What is in this article?:
- Holiday party outlook good for restaurants
- Buyouts and catering bounce back
Hospitality Holdings and Starr Restaurant Organization are among the restaurant operators that are seeing increased business during the holiday season.
Buyouts and catering bounce back
In-home catering is up, too, he said, adding that this season his company has handled many house parties with specialty cocktails, passed hors d’oeuvres and roll-to-order sushi and dim sum stations, along with a classic holiday buffet. He charges about $150 per person for such events.
The Starr Restaurant Organization also has seen an increase in restaurant buyouts this season, Powles said, although the norm this year is parties of between 25 and 75 people. “People are looking to create fun,” he said, noting that there are fewer seated dinners and more cocktail parties. “They want to be relaxed and experimental with good food and drink,” he said.
Chrystyna Kassaraba, guest service and event director for The Beehive restaurant in Boston, agreed. “I think just one of our buyouts is a seated dinner,” she said. The rest are cocktail parties.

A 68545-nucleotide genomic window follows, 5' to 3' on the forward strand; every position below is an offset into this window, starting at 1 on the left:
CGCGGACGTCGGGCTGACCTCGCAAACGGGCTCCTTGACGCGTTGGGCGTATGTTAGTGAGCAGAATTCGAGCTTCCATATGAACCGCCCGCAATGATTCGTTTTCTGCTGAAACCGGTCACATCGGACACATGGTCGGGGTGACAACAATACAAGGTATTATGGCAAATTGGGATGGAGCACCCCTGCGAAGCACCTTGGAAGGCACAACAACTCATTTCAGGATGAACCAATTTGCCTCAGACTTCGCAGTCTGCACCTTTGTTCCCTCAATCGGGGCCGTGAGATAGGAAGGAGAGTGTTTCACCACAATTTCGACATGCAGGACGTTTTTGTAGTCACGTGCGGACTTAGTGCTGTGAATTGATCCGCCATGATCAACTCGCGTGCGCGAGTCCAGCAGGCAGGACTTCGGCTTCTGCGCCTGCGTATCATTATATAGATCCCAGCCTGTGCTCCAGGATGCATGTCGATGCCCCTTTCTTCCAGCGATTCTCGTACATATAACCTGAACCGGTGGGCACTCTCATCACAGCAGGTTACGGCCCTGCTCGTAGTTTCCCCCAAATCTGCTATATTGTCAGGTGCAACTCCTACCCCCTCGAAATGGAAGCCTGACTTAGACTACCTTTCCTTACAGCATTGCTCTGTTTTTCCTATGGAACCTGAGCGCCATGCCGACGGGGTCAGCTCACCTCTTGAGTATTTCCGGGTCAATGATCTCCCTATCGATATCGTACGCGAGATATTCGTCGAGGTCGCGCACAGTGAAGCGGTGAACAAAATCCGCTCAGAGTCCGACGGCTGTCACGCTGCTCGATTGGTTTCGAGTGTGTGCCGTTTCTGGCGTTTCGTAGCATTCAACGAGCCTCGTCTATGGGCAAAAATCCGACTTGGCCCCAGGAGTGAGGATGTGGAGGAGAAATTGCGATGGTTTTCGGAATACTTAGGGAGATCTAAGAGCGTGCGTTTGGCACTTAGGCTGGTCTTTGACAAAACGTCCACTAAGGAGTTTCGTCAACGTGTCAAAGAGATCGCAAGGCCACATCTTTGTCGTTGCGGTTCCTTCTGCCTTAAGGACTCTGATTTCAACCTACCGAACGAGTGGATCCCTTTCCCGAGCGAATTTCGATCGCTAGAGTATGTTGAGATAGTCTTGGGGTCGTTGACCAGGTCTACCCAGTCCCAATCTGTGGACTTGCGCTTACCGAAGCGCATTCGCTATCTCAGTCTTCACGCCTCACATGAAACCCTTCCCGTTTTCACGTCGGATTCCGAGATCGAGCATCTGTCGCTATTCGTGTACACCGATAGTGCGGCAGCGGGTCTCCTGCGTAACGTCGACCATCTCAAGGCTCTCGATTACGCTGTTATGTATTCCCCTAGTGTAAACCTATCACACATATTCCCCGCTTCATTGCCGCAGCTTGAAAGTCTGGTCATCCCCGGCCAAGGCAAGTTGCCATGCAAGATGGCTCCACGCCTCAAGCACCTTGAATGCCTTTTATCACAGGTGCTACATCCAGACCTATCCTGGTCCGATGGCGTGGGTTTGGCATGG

“I think the perception of a cocktail party is a little lighter,” she said. “People get to mingle more, and it has a different energy than a seated dinner.”
Business at the Beehive is definitely up this season, she added. “We’re actually having a good year,” she said. “Everyone feels their employees deserve a nice evening out, and we’re getting progressively busier. Last year I think people were still filling a little bit guilty about spending money for holiday parties.”
Brian Sirhal, co-owner of Cantina Feliz in Fort Washington, Pa., and La Calaca Feliz in Philadelphia, said he has booked nearly twice as many holiday parties this year as last year, “and the holiday traffic that we do see typically translates into opportunities for us at other times of year,” he said.